Scene 4: Break room, down the hall from the cubes. On coffee break: Bob thanks Joan for the coaching and she reinforces/reiterates the checklist of items in tactic B that worked for Bob. We dissolve to a graphic of the items while a narrator makes a point about which of the three techniques to try first and how long to try it.
That's how it looks in a treatment.
From it, any competent script writer can write the actual dialog. We didn't use a lick of real dialog, but you can clearly see exactly how the video is going to go there. Dialog at this early stage is a danger, because somebody with approval/disapproval authority might see one word they have a problem with and kill the whole deal. I've seen it happen.
But before that dialog is written, the treatment allows everybody to grasp clearly what the project will and won't be. At this point, the data in the treatment about scenes and characters and effects allows you to calculate a schedule and thus a budget range. Now you have NUMBERS! Now your entire organization can talk knowledgeably about this project and approve, or make changes, on paper, before they cost money and time. Then the script with real dialog is written based on the treatment, and now if some authority has an objection, you can point out how the item in question fits the overall plan and why it is there, and you can if necessary negotiate changes that still fit what the treatment calls for, without throwing all else into disarray. Nobody will be able to say they didn't understand what they were approving when they approved it.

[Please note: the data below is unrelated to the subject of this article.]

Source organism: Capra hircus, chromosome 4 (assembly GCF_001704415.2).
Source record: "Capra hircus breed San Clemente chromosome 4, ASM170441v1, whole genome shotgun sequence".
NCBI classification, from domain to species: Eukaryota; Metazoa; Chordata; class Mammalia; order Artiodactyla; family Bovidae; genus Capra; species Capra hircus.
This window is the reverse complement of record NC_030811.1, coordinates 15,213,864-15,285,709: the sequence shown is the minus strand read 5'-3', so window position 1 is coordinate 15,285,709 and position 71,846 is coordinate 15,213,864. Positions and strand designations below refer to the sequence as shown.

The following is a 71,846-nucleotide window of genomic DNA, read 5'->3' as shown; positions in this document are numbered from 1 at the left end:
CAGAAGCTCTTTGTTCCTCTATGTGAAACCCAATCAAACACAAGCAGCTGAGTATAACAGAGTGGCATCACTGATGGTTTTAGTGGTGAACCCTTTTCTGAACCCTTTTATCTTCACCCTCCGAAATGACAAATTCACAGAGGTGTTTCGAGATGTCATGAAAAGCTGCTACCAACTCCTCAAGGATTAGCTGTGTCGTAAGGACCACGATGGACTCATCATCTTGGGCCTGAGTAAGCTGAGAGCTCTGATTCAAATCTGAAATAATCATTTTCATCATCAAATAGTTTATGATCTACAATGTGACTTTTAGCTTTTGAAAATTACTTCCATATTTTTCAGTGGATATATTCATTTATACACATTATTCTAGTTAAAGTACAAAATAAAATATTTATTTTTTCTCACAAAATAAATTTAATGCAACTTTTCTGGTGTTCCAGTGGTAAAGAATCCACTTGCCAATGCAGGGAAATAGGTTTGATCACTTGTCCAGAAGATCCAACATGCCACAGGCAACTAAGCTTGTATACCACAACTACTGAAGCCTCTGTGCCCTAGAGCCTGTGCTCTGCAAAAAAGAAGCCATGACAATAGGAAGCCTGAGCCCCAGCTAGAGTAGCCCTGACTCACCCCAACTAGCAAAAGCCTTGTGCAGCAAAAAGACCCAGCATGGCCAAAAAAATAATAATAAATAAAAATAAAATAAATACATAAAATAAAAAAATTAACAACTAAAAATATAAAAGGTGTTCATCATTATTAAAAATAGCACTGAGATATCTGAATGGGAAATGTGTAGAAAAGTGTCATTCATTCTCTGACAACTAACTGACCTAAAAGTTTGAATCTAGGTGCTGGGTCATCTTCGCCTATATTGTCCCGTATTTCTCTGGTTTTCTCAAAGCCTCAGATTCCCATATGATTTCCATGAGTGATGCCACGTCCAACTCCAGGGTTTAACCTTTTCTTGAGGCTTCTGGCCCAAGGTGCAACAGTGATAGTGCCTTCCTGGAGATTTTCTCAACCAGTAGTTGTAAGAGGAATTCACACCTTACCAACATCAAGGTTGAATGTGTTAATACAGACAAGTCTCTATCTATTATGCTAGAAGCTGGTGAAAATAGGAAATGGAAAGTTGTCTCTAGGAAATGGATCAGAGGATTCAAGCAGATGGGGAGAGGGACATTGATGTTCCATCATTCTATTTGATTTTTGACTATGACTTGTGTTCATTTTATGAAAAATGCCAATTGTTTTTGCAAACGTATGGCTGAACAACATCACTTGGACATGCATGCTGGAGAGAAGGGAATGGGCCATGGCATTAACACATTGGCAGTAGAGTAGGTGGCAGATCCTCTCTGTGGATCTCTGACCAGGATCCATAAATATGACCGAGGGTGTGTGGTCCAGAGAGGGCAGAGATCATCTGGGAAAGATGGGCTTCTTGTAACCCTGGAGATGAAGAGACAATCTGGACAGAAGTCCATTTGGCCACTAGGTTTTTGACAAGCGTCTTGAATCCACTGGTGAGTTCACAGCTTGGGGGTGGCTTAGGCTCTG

It is really false economy to skip this step and go right to a script: you'll often find doing it that way results in a lot of stop and back-up repeat work, and results often in finished projects that get killed just before release by someone who says: "that's not what I thought I was approving".
So after Treatment approval and script approval, you go into pre-production, production, post-production, and the evaluation. I like to keep the eval step simple. What I suggest is to write five questions any person similar to the target audience should be able to answer after having seen the video. If they get all five right, bonus time for the producer. I call it a win if they get three out of five. Two or less, and something's horribly wrong here.